The meal that made me feel more self-conscious about fullness.

The meal that made me feel more self-conscious about fullness.

Basically, I just have guilty feelings associated with being full, no matter what I got full from. I don’t think this is a healthy relationship to have–I’m not saying feeling full after every meal is necessarily good either, but it’s okay to feel full from a meal every once in awhile,  especially if you enjoyed it while eating. And some days, we just aren’t as hungry, and can get filled up from even little meals, and we shouldn’t beat ourselves up about it.

I didn't get in any tennis this weekend, but I was ok with taking a rest day on Friday.

I didn’t get in any tennis this weekend, but I was ok with taking a rest day on Friday.

About rest days. I’m bad about taking them myself, but I absolutely believe they’re essential for everyone, from pro athletes to casual exercisers. Since I’ve been exercising regularly (for about the past 2 years), I’ve rarely gone a day without some form of a workout. There were a few days when I was out all day and didn’t get in a traditional workout, but I was on my feet all day running errands or shopping and I counted that as my workout, since it was pretty strenuous after a full day. But even on the days when I exercised a little less than the day before (usually because I was too busy), I freaked out. I would love to say I work out just for the good feeling it gives me, but that’s not entirely true. I also do it for the calorie burn, and because it makes me feel okay with eating. Sad, but true. But on Friday, I worked on my exercise guilt. Since my family was up here, and then we headed back to the Springs after my sister’s college visit, I couldn’t fit in a lifting session or even a quick ab workout. I wasn’t completely sedentary (my mom and I ran errands around town for an hour or so) but I didn’t do much other than that, and surprisingly, I was kinda ok with taking a rest day. Sure, I got right back into my routine on Saturday, but it helped me realize that a rest day here and there isn’t the end of the world. In fact, it might help with exercise burnout, and in preventing overuse injuries. I’m not sure if I’m ready to take a full rest day every week, but I’m hoping to get there soon.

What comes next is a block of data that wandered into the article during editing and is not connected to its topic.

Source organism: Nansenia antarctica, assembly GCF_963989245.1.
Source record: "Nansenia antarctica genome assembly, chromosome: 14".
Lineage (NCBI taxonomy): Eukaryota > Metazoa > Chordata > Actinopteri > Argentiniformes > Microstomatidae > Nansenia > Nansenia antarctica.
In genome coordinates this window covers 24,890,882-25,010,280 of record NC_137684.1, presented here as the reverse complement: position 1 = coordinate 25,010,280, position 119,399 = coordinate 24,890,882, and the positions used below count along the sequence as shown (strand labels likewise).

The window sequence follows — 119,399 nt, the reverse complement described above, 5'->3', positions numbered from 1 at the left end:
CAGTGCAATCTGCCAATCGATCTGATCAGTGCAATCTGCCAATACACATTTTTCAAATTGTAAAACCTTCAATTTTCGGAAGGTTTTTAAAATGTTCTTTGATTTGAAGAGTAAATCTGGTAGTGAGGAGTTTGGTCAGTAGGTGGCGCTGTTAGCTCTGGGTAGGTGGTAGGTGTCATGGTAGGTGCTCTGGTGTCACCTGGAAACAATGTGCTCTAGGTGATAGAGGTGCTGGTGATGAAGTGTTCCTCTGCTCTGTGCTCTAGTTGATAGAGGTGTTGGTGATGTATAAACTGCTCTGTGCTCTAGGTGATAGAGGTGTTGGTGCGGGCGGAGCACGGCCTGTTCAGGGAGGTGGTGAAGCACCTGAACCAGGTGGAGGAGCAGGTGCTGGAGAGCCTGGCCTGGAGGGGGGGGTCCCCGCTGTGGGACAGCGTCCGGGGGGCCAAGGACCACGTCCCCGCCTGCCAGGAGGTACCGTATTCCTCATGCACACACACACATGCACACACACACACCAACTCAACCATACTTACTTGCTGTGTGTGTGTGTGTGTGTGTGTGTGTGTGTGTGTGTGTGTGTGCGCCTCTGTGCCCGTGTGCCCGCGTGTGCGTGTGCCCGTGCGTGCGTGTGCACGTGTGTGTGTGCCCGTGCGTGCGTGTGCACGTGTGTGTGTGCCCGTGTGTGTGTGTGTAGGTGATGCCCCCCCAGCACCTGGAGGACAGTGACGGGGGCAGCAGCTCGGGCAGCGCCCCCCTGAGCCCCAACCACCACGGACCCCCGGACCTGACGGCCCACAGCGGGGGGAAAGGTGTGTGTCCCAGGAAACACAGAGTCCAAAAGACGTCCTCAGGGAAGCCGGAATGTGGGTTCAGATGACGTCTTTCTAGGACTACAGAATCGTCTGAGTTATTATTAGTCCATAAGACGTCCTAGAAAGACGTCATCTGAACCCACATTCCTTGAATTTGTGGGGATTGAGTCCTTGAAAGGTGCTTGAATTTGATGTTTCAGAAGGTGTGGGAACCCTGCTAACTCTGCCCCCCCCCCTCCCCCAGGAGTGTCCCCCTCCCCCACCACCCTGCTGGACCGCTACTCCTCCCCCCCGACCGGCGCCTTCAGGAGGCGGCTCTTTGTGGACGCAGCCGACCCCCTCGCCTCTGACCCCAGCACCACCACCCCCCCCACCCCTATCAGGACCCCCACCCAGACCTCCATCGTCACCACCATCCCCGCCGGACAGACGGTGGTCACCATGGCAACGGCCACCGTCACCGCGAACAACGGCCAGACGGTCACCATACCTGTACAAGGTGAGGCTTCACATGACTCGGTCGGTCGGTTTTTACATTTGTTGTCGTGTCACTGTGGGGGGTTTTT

Finally, onto intuitive eating. This one has been discussed so much lately, so I don’t want to go into too much detail here. But I do think it’s been misconstrued a lot. I think moving away from calorie/macro counting and measuring is a great thing (and something I’ve been doing since the beginning of the year) but not when it turns into something that isn’t intuitive at all…orthorexia. I know, because I’ve fallen into it myself. I’ve become more hyper-focused on the ingredients in the foods I’m eating, and it’s been obsessive at points. It might seem healthier than calorie counting, but it can be just as destructive. When people start saying they’re eating intuitively, yet still stick with ‘safe’ foods, that could be a red flag for orthorexia. When someone’s obsessed with clean ingredients to the point that they get anxious about eating foods they don’t know the ingredients for (I’m guilty as charged), it could be a sign of orthorexia. Intuitive eating isn’t about stuffing your face with cake or ignoring all healthy eating guidelines, but it isn’t about eating ‘clean’ 24/7. It’s about being flexible, sensing fullness, enjoying your food and not letting it rule your life. I feel like I was pretty good about eating intuitively this weekend. I had everything from fancy vegan pizza, to nori wraps, to Larabars, to a vegan gluten-free cupcake, lots of guac and roasted veggies to protein smoothies. I ate pretty balanced everyday, enjoyed all of my food, didn’t freak out too much when I felt a little fuller than usual and didn’t overthink my choices as usual. I know this is something I’ll still struggle with, but feeling more free is a great thing!

A healthy weekend option, balanced by vegan desserts and pizza!

A healthy weekend option, balanced by vegan desserts and pizza!

What are your thoughts on fullness, rest days and intuitive eating? 

Why I’m Not the Typical HLB

As a self-proclaimed healthy living blogger, I like reading other HLBs and seeing what food and fitness trends everyone’s getting into. I have to admit, I sometimes act like a sheep and follow these trends but that’s really only because I end up loving the food/workout so much. But there are many, many ways that I’m not at all like the stereotypical HLB…